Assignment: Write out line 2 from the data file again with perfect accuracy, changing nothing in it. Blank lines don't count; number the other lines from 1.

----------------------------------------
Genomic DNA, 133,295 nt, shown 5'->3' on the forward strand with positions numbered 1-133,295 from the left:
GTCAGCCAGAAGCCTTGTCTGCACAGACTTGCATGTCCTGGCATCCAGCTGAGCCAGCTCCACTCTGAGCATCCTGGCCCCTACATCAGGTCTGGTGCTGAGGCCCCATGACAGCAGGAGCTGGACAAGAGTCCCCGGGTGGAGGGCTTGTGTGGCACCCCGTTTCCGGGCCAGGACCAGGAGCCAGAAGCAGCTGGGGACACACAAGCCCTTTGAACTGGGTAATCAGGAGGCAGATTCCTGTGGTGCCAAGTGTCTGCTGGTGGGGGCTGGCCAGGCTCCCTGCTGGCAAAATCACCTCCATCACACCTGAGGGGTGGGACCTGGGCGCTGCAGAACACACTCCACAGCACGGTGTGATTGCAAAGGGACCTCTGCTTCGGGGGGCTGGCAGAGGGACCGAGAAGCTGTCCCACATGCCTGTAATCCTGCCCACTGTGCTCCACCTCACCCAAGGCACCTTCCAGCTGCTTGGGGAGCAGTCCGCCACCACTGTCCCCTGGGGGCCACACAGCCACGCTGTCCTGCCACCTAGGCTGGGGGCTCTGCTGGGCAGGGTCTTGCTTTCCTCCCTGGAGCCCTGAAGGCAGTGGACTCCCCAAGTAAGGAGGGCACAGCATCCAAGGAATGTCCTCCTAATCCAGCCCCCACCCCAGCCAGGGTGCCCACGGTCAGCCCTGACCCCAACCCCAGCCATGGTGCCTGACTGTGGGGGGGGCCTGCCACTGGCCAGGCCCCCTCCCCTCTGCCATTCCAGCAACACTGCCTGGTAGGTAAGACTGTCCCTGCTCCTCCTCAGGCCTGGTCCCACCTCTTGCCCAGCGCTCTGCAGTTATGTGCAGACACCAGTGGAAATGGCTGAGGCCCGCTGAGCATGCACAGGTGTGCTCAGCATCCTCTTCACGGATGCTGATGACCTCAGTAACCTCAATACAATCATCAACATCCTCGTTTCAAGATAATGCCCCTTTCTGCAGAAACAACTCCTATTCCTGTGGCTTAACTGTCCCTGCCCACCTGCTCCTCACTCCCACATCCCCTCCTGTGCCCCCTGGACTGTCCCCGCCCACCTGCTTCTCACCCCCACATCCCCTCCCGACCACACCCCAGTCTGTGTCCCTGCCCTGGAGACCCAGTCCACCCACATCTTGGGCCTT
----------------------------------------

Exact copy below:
GTCAGCCAGAAGCCTTGTCTGCACAGACTTGCATGTCCTGGCATCCAGCTGAGCCAGCTCCACTCTGAGCATCCTGGCCCCTACATCAGGTCTGGTGCTGAGGCCCCATGACAGCAGGAGCTGGACAAGAGTCCCCGGGTGGAGGGCTTGTGTGGCACCCCGTTTCCGGGCCAGGACCAGGAGCCAGAAGCAGCTGGGGACACACAAGCCCTTTGAACTGGGTAATCAGGAGGCAGATTCCTGTGGTGCCAAGTGTCTGCTGGTGGGGGCTGGCCAGGCTCCCTGCTGGCAAAATCACCTCCATCACACCTGAGGGGTGGGACCTGGGCGCTGCAGAACACACTCCACAGCACGGTGTGATTGCAAAGGGACCTCTGCTTCGGGGGGCTGGCAGAGGGACCGAGAAGCTGTCCCACATGCCTGTAATCCTGCCCACTGTGCTCCACCTCACCCAAGGCACCTTCCAGCTGCTTGGGGAGCAGTCCGCCACCACTGTCCCCTGGGGGCCACACAGCCACGCTGTCCTGCCACCTAGGCTGGGGGCTCTGCTGGGCAGGGTCTTGCTTTCCTCCCTGGAGCCCTGAAGGCAGTGGACTCCCCAAGTAAGGAGGGCACAGCATCCAAGGAATGTCCTCCTAATCCAGCCCCCACCCCAGCCAGGGTGCCCACGGTCAGCCCTGACCCCAACCCCAGCCATGGTGCCTGACTGTGGGGGGGGCCTGCCACTGGCCAGGCCCCCTCCCCTCTGCCATTCCAGCAACACTGCCTGGTAGGTAAGACTGTCCCTGCTCCTCCTCAGGCCTGGTCCCACCTCTTGCCCAGCGCTCTGCAGTTATGTGCAGACACCAGTGGAAATGGCTGAGGCCCGCTGAGCATGCACAGGTGTGCTCAGCATCCTCTTCACGGATGCTGATGACCTCAGTAACCTCAATACAATCATCAACATCCTCGTTTCAAGATAATGCCCCTTTCTGCAGAAACAACTCCTATTCCTGTGGCTTAACTGTCCCTGCCCACCTGCTCCTCACTCCCACATCCCCTCCTGTGCCCCCTGGACTGTCCCCGCCCACCTGCTTCTCACCCCCACATCCCCTCCCGACCACACCCCAGTCTGTGTCCCTGCCCTGGAGACCCAGTCCACCCACATCTTGGGCCTT